In a video posted on Twitter, a woman calls down to a crowd of people gathering below her window. They yell back up to her, desperate: "There are 400 of us here without food. We need help. There are lots of children."

With a fraction of the hospital beds and ventilators per capita of developed countries, Indian doctors and public health experts warn an explosion of coronavirus cases could overwhelm their hospitals on a greater scale than what's happening in Italy and the United States — and lead to many millions of deaths.

Not enough toilets – and the ones there are often dirty. Beds crammed together. The only way to shower is with water from a bucket that everyone has to share. No soap or hand sanitizer.

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SARAH MCCAMMON, HOST:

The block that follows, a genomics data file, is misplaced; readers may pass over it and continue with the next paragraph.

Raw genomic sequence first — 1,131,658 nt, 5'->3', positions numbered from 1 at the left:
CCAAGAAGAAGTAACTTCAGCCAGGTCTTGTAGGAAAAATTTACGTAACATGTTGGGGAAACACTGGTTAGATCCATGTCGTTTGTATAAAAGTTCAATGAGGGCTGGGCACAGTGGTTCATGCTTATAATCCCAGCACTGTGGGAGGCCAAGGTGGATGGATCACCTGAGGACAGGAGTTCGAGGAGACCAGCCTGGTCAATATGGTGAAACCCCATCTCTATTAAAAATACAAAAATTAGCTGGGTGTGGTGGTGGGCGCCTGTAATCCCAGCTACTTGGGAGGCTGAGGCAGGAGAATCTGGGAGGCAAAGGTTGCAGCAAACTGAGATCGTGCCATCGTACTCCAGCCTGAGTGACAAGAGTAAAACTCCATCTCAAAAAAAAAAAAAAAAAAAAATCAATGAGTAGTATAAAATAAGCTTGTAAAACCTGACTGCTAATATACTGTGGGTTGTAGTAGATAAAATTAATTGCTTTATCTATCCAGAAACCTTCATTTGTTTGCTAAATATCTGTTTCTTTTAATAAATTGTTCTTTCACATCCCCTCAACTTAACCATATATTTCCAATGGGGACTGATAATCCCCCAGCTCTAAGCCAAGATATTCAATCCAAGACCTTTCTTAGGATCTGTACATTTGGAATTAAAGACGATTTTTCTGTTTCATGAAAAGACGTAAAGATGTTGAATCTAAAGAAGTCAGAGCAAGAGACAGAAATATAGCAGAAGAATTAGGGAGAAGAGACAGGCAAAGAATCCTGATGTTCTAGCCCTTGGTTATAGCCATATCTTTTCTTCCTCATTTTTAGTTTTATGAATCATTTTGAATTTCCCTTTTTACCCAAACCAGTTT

A fresh wave of protests spread across India's biggest cities Monday, hours after masked assailants invaded dormitories on an elite university campus in the capital New Delhi and beat up students and faculty.

At the edge of a tree-lined lane in Mumbai, India, Abdul Kareem opens the hood of his taxi and pours water into the radiator. The car is black with a yellow roof, like all Mumbai cabs. But it stands out in a line of cars.

It's antique-looking and kind of boxy, with bulbous headlights. It has a metal luggage rack on its roof that proclaims "Mumbai" in bright orange lettering. On the streets, Kareem says, people point out the taxi to their kids.

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LULU GARCIA-NAVARRO, HOST:

On Nov. 27, a veterinarian in the southern Indian city of Hyderabad called her family to say she'd gotten a flat tire on the side of the road. A truck driver was helping her, and she'd be home soon, she told her sister.

A few days later, police found her charred remains in a wooded area. Authorities believe four men deflated her tire, posed as good Samaritans to trick her, then gang-raped and murdered her. Police said they have DNA evidence connecting them to the crime.